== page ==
Kraft Foods Group Brands LLC v. TC Heartland LLC et al, 1-14-cv-00028 (DED January 12, 2017, Order) (Stark, USDJ)

Friday, January 13, 2017

Step One of Alice Analysis Not Limited to Patent’s Novel Claims​

The court denied defendants' motion to dismiss on the ground that plaintiff’s agrochemical spraying system patents encompassed unpatentable subject matter and rejected defendants' argument that the court must focus its analysis of step one in Alice Corp. v. CLS Bank Int’l, 134 S. Ct. 2347 (2014) to the novel claims of the patents-in-suit. "Defendants contend that the Federal Circuit’s admonition to consider the focus of the patents’ claimed advance over the prior art requires the court to narrow its Alice step-one inquiry to the [patents-in-suit’s] novel claims. The court disagrees. To adopt defendants’ method would require the court to import the novelty inquiry found under § 102 into the § 101 analysis. The Supreme Court has rejected this method many times. . . . In step one of the Alice test, the court simply considers the patent’s claims as a whole to determine what their focus is."

Capstan AG Systems, Inc. v. Raven Industries, Inc. et al, 5-16-cv-04132 (KSD January 11, 2017, Order) (Crabtree, USDJ)

Estoppel Does Not Apply to Grounds Not Raised in Petition for Inter Partes Review​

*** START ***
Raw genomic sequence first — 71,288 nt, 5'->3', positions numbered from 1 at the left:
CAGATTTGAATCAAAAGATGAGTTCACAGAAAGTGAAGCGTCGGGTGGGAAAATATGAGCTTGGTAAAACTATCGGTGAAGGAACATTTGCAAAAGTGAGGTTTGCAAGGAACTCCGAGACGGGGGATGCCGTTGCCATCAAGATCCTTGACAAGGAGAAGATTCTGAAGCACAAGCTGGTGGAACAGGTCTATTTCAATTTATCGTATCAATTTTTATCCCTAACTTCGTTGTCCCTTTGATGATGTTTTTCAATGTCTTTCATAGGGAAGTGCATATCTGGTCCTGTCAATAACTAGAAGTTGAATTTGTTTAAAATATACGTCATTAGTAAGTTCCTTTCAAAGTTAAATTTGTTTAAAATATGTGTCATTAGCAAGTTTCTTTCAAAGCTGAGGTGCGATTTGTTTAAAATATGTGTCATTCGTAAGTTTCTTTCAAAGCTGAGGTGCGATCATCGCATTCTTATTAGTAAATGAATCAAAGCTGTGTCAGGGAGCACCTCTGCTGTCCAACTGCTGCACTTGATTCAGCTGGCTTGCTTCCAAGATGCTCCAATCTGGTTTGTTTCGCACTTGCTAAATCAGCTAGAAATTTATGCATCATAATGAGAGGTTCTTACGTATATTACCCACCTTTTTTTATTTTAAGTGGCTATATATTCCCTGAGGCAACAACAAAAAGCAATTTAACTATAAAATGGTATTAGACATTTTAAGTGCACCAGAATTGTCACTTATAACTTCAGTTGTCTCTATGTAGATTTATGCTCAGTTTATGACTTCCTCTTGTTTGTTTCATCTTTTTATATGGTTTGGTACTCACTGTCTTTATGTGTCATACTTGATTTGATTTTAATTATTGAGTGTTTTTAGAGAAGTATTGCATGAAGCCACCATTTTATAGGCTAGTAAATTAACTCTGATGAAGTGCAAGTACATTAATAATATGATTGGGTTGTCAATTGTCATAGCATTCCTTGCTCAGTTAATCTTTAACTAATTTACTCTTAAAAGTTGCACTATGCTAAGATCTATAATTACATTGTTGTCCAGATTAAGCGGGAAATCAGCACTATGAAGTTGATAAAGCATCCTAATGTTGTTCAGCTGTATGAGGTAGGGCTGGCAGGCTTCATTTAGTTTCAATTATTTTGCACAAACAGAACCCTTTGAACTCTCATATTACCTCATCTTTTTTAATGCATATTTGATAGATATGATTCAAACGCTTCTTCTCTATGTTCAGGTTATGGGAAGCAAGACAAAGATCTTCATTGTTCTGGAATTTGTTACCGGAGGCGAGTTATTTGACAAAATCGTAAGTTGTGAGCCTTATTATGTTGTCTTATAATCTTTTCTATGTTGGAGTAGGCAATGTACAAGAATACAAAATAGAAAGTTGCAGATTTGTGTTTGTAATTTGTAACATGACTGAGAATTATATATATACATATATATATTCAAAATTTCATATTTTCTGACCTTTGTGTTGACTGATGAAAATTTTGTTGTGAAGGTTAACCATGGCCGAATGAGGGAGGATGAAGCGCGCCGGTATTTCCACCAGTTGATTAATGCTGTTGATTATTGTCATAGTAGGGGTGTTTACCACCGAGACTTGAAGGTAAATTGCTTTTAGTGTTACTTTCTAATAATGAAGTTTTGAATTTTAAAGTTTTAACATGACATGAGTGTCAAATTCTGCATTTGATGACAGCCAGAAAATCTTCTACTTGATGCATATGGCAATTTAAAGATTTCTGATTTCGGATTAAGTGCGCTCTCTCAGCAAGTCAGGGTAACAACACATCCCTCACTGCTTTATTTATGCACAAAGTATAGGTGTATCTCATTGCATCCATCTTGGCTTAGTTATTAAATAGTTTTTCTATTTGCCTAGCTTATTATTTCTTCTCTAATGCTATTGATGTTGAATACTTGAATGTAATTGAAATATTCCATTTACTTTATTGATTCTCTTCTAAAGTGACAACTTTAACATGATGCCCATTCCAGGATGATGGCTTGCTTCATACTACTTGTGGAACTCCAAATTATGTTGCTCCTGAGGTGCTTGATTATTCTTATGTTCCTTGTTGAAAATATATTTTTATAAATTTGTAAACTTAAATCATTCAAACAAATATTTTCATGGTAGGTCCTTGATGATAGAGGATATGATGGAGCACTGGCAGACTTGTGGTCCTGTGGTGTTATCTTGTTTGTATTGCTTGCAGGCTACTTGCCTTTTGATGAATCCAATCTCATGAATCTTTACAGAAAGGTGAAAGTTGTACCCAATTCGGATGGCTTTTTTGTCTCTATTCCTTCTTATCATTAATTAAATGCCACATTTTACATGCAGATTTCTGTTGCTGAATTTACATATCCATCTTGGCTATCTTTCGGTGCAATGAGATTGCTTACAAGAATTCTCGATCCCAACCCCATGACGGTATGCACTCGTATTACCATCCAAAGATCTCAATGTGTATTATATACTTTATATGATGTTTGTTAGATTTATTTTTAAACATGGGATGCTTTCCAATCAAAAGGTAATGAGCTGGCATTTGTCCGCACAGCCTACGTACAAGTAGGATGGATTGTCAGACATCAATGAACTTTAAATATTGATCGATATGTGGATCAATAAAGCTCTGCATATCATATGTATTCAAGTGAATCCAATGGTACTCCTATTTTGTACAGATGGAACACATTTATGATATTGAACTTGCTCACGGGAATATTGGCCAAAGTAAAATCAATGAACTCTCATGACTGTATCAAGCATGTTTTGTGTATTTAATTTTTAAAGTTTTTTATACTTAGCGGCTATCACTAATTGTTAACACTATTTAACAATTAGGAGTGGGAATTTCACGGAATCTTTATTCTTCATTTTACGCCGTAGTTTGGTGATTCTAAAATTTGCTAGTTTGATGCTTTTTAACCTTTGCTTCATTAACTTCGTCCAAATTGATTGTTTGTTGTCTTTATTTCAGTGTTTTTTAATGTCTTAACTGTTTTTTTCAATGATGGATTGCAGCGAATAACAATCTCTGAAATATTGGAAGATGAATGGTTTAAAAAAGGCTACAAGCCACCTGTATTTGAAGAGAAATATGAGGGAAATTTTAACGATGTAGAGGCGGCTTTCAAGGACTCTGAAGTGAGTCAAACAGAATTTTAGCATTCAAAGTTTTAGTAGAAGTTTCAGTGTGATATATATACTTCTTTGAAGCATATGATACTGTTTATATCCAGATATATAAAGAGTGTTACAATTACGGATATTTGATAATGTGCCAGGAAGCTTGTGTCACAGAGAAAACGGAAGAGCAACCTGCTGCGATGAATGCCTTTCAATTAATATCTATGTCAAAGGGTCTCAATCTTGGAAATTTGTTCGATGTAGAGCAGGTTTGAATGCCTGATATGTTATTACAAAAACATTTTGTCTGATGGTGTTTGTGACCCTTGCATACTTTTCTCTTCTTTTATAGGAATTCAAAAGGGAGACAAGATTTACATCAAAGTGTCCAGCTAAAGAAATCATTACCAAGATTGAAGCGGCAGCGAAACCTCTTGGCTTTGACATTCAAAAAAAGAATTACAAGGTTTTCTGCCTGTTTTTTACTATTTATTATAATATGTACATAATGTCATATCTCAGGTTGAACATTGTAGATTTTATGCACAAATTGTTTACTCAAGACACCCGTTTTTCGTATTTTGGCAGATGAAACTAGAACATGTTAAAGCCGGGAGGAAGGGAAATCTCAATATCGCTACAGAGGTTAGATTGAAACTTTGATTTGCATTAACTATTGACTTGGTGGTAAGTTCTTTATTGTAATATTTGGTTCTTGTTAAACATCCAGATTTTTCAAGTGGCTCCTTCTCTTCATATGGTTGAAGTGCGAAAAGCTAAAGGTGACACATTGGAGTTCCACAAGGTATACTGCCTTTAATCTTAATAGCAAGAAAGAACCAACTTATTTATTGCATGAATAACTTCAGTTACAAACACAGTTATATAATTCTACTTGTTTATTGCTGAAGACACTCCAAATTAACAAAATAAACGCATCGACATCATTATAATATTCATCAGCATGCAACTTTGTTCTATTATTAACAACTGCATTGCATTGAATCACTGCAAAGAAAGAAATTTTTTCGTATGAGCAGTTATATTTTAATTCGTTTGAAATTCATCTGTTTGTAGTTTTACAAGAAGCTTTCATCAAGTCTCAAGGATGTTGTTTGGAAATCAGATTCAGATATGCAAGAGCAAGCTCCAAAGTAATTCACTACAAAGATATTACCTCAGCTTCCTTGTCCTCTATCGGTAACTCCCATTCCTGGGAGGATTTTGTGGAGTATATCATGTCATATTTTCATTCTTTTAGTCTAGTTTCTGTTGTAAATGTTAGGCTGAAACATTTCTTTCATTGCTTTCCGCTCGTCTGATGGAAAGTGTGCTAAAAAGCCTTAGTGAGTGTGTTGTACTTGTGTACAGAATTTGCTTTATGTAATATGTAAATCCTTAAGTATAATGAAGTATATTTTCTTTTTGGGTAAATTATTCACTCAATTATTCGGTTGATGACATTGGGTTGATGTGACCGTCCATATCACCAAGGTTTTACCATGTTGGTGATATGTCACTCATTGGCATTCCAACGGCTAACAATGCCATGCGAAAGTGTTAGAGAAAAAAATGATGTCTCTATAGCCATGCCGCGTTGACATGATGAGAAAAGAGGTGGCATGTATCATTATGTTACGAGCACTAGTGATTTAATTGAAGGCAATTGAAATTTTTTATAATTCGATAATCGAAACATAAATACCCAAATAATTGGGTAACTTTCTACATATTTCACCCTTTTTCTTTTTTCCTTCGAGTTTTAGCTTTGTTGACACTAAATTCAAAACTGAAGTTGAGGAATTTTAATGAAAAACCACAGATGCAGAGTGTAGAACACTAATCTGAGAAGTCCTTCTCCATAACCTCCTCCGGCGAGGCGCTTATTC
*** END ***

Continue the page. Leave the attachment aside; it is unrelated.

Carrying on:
The court denied plaintiffs' motion to reconsider an earlier decision that defendant was not estopped from presenting a prior art combination at trial following inter partes review. "[M]y first look at the estoppel issue was incomplete . . . [E]veryone agrees that estoppel applies to grounds for invalidity upon which the Board instituted review in the IPR proceeding, whether or not the Board addresses those grounds in its final decision ('instituted grounds'). I believe that there likewise can be no dispute that estoppel does not apply to invalidity grounds that were raised by a petitioner in an IPR, but rejected by the Board as instituted grounds (i.e., 'noninstituted grounds'). Which leaves us with the situation at bar, where the invalidity ground at issue was never raised in the IPR, but reasonably could have been raised during the IPR ('litigation ground'). To the best of my knowledge, the Federal Circuit has not addressed this specific fact pattern. . . . [Plaintiffs'] reasoning leads to the conclusion that the PTAB is meant to be the invalidity arbiter of first resort and, therefore, a company that seeks an IPR must bring to the PTAB's attention every ground the company has reason to think might be relevant; otherwise, it will be estopped from pursuing that ground in litigation. That outcome appears to be inconsistent with all of the limitations imposed by the PTAB on IPR proceedings . . . and leaves for trial only those references initially rejected by the PTAB. . . . On the whole, since it is not my place to make policy decisions, I am not inclined to change my original decision, with the hopes that an appeal may clarify the issue for future judges in future cases. Therefore, [defendant] is not estopped from presenting [a prior art] combination at trial."